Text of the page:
This is the third in a series of blog posts by Auschwitz Institute interns who from October 2011 through March 2012 monitored countries for risk of genocide using the Analysis Framework of the United Nations Office of the Special Adviser on the Prevention of Genocide. This week we present the post by Yasmin Andrews, a graduate student in international relations at the University of St. Andrews, in Scotland. Yasmin monitored Zimbabwe for risk of crimes against humanity.
As a student of International Relations at the University of St. Andrews, I was no stranger to the study and analysis of violence, war and political conflict. However, this internship took on quite a different timbre than my university studies. I was chosen as one of the first set of interns to monitor states “at risk” of the occurrence of genocide. My country of interest was Zimbabwe, which is currently embroiled in a myriad of problems that render the state incredibly vulnerable.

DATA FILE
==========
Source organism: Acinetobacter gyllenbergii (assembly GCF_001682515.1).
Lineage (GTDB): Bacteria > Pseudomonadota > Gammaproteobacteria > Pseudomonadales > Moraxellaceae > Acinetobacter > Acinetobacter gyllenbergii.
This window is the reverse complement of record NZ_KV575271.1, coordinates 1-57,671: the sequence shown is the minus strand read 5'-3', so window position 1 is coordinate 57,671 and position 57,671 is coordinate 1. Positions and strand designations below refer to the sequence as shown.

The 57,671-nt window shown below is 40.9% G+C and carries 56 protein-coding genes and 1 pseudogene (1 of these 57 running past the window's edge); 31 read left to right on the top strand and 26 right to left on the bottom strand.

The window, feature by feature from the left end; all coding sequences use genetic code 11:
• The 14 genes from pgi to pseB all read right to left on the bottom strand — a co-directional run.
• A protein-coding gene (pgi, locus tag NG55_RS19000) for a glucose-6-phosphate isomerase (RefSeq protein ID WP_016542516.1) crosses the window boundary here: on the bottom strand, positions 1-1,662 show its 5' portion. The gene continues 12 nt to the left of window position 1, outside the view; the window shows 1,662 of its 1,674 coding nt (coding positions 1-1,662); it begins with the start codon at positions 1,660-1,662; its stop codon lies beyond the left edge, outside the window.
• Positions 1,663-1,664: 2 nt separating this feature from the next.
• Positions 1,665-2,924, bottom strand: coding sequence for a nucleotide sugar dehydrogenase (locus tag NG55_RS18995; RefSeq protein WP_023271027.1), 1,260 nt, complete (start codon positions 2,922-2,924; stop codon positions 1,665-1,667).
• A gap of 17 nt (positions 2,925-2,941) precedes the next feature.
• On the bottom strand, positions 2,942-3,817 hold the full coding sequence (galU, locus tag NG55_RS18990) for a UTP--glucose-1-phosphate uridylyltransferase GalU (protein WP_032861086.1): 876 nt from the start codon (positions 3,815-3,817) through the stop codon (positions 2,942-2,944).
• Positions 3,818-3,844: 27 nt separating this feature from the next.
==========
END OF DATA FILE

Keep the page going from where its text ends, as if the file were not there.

As a Genocide Prevention Monitoring Intern for the Auschwitz Institute, I have had to be incredibly alert to the happenings within Zimbabwe. My work entailed observing events, news and current opinions within the country in relation to the potential for mass atrocities or crimes against humanity. The UN OSAPG (Office of the Special Adviser on the Prevention of Genocide) provided us with a Framework of Analysis establishing detailed guidelines on different factors that could indicate the potential for genocide within a society, including issues such as independent media, human rights protection, propaganda, increases in arms, and any increased involvement by other states.